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Report about hack threat to Tibetan activists used as lure in attack against them

Hackers trick Tibetan activists into visiting exploit pages by baiting them with a legitimate report from AlienVault

Hackers are using a recent report about cyberthreats to Tibetan activists as a lure in a new attack against pro-Tibet organizations that distributes Windows and Mac malware, researchers from security vendor AlienVault said on Monday.

On March 13, AlienVault published a report about email-based cyberattacks against Tibetan activist organizations including the Central Tibet Administration and the International Campaign for Tibet.

The rogue emails seen in those attacks distributed a booby-trapped Word document that exploited a Microsoft Office vulnerability (designated CVE-2010-3333) to install a variant of Gh0st RAT, a remote access computer Trojan.

AlienVault researchers believe that the Tibet attack campaign was organized by the same group of Chinese hackers that launched the so-called Nitro attacks against dozens of chemical sector companies last year.

However, it seems that even though the cyberespionage operation was exposed, hackers haven't given up on targeting pro-Tibet organizations. In fact, they started using AlienVault's report about the campaign as a lure in new attacks against Tibetan activists, said AlienVault researcher Jaime Blasco in a blog post on Monday.

Newly intercepted rogue emails that use spoofed headers to appear as originating from AlienVault warn recipients that Tibetan activist organizations have been targeted in recent cyberattacks.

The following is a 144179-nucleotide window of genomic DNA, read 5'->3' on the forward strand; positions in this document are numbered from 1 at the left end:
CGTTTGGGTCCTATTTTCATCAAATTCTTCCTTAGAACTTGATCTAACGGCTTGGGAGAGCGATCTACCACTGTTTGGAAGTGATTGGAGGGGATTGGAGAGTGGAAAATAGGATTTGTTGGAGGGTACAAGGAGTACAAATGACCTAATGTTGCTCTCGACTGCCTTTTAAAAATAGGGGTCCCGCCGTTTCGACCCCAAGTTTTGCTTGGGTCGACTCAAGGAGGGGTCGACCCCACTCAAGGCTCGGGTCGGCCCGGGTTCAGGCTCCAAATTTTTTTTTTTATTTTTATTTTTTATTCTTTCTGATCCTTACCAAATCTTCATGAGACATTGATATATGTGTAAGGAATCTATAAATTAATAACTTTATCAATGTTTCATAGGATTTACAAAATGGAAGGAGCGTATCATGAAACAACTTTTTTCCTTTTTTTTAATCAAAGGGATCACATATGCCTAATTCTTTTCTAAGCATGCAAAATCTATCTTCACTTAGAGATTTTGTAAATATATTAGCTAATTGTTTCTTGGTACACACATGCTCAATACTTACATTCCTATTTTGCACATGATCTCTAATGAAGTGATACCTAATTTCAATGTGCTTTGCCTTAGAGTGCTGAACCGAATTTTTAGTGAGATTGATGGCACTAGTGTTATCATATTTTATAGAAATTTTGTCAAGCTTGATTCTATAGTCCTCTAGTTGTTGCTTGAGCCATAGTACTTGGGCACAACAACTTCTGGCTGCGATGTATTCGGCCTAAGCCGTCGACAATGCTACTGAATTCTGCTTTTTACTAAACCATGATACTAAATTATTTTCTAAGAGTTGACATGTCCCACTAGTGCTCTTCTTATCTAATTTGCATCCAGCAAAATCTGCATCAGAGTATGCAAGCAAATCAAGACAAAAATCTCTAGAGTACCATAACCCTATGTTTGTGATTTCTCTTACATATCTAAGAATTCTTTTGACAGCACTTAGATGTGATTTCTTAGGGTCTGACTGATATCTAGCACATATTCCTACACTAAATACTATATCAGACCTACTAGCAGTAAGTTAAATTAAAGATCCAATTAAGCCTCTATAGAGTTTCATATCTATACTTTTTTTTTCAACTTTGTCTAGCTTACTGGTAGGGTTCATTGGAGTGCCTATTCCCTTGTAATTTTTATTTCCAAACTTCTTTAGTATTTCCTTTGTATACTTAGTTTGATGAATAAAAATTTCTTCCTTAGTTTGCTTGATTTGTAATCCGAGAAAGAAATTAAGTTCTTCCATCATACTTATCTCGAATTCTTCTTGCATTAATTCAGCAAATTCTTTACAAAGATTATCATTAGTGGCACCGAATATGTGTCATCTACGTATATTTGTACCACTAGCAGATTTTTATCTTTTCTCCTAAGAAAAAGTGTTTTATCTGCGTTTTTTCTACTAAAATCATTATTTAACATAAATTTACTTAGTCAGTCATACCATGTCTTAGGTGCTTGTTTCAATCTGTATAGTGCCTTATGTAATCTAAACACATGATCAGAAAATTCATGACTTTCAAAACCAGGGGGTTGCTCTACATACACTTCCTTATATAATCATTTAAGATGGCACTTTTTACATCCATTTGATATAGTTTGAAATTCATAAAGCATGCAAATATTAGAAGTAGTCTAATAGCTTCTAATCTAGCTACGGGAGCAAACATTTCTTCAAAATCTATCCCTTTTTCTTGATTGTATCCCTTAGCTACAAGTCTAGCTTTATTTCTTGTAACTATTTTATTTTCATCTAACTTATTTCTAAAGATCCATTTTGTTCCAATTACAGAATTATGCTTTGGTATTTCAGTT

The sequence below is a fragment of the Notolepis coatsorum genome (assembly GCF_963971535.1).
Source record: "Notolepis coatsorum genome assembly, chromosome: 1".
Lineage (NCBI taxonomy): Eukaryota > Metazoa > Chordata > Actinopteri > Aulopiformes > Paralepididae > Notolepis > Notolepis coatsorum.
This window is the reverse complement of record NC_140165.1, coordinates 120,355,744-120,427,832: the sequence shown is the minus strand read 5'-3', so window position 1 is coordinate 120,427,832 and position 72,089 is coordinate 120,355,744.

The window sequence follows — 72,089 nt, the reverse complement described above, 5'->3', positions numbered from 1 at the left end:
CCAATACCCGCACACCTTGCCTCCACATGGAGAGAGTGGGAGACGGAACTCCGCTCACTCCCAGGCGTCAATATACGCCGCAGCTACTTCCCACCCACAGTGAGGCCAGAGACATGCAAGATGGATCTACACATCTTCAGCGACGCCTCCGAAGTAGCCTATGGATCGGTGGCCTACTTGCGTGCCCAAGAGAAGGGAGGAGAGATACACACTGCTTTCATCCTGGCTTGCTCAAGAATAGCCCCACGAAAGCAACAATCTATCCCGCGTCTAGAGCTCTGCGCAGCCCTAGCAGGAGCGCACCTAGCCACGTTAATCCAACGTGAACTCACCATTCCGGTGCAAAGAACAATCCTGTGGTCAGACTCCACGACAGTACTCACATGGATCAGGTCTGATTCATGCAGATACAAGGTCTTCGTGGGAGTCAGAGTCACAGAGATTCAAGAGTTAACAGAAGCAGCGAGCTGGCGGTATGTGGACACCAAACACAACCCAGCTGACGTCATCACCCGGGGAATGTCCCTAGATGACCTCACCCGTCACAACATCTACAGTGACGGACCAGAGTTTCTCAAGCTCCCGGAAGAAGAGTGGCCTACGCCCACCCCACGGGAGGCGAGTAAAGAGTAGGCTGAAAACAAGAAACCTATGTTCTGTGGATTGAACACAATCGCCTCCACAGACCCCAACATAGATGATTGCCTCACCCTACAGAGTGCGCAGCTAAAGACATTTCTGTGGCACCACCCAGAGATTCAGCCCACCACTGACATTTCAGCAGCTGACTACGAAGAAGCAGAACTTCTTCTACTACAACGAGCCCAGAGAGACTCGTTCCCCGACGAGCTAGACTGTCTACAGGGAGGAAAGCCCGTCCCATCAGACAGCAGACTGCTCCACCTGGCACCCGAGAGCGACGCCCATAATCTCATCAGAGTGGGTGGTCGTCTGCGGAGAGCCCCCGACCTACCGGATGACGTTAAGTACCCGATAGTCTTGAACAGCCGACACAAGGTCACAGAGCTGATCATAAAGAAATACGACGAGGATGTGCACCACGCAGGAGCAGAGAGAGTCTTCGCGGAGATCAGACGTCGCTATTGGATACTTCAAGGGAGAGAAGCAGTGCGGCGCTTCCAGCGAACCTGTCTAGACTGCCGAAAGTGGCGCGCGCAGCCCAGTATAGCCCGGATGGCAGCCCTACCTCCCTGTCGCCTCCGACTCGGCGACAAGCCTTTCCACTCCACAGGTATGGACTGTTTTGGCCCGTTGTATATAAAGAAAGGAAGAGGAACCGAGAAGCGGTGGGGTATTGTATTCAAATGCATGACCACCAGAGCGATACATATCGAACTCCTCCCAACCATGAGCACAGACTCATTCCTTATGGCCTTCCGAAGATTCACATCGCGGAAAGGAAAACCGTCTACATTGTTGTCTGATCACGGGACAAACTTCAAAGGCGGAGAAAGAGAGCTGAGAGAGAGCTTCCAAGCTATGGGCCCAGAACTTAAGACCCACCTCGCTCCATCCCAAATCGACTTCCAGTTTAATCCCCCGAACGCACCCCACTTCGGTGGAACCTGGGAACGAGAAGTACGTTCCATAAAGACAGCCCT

The emails contain a "more information" link that leads visitors to a Web page displaying a copy of AlienVault's March 13 report. However, hidden JavaScript code present on the page launches exploits a known Java vulnerability (CVE-2011-3544) in the background, Blasco said.

Successful exploitation attempts result in computer backdoors being installed on both Windows and Mac OS X systems. The Mac backdoor had a zero detection rate on VirusTotal when scanned by AlienVault on Monday, Blasco said. Now, it is detected by six out of the 43 antivirus engines used by the service.

The Mac piece of malware connects to a command and control server hosted on a domain name that was associated in the past with attacks involving the Protux backdoor, Blasco said.

It's not clear whether the Nitro gang is responsible for the new attacks against Tibetan activists, but the group is known to have used similar techniques before. In December 2011, Symantec reported a series of malicious emails sent by the Nitro gang that used the company's original report about the group's operations as a lure.

CVE-2011-3544 exploits have been observed in many targeted attacks during the past month. Last Friday, Kaspersky Lab reported the same vulnerability being exploited in an attack against visitors to popular Russian news websites.

Microsoft also reported a spike in the usage of CVE-2011-3544 exploits, even though they have not been incorporated in popular drive-by download toolkits like Blackhole or Phoenix yet. Users are advised to update their Java installations and remove older versions from their systems in order to thwart attacks that leverage this vulnerability, Microsoft researchers said in a blog post on Tuesday.

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More about: Kaspersky, Kaspersky Lab, Microsoft, Phoenix, Symantec
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